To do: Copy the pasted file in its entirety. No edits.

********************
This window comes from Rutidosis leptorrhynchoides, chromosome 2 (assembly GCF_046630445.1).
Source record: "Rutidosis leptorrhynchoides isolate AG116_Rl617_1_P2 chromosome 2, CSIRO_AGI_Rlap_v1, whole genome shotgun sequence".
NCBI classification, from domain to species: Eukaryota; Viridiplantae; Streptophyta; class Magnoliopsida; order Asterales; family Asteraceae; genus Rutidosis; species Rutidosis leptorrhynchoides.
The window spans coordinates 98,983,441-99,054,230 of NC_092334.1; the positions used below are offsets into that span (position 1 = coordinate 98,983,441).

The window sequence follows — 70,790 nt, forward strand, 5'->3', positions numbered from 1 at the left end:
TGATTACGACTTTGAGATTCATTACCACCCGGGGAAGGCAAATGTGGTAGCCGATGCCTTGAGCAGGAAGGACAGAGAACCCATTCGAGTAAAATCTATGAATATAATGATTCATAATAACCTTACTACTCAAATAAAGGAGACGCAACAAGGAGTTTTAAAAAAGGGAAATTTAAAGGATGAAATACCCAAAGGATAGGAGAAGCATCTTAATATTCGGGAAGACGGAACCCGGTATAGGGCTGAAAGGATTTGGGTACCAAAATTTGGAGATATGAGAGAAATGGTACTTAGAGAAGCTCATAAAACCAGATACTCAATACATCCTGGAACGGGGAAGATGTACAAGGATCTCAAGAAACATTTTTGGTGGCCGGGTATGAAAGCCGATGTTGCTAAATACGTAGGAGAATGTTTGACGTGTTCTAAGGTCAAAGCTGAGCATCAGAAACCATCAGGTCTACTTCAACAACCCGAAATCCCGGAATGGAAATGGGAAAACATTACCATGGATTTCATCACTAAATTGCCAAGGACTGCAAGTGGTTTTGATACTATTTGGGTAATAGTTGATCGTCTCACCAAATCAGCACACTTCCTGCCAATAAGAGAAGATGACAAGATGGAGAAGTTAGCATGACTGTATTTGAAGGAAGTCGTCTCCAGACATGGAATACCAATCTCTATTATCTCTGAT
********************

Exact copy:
This window comes from Rutidosis leptorrhynchoides, chromosome 2 (assembly GCF_046630445.1).
Source record: "Rutidosis leptorrhynchoides isolate AG116_Rl617_1_P2 chromosome 2, CSIRO_AGI_Rlap_v1, whole genome shotgun sequence".
NCBI classification, from domain to species: Eukaryota; Viridiplantae; Streptophyta; class Magnoliopsida; order Asterales; family Asteraceae; genus Rutidosis; species Rutidosis leptorrhynchoides.
The window spans coordinates 98,983,441-99,054,230 of NC_092334.1; the positions used below are offsets into that span (position 1 = coordinate 98,983,441).

The window sequence follows — 70,790 nt, forward strand, 5'->3', positions numbered from 1 at the left end:
TGATTACGACTTTGAGATTCATTACCACCCGGGGAAGGCAAATGTGGTAGCCGATGCCTTGAGCAGGAAGGACAGAGAACCCATTCGAGTAAAATCTATGAATATAATGATTCATAATAACCTTACTACTCAAATAAAGGAGACGCAACAAGGAGTTTTAAAAAAGGGAAATTTAAAGGATGAAATACCCAAAGGATAGGAGAAGCATCTTAATATTCGGGAAGACGGAACCCGGTATAGGGCTGAAAGGATTTGGGTACCAAAATTTGGAGATATGAGAGAAATGGTACTTAGAGAAGCTCATAAAACCAGATACTCAATACATCCTGGAACGGGGAAGATGTACAAGGATCTCAAGAAACATTTTTGGTGGCCGGGTATGAAAGCCGATGTTGCTAAATACGTAGGAGAATGTTTGACGTGTTCTAAGGTCAAAGCTGAGCATCAGAAACCATCAGGTCTACTTCAACAACCCGAAATCCCGGAATGGAAATGGGAAAACATTACCATGGATTTCATCACTAAATTGCCAAGGACTGCAAGTGGTTTTGATACTATTTGGGTAATAGTTGATCGTCTCACCAAATCAGCACACTTCCTGCCAATAAGAGAAGATGACAAGATGGAGAAGTTAGCATGACTGTATTTGAAGGAAGTCGTCTCCAGACATGGAATACCAATCTCTATTATCTCTGAT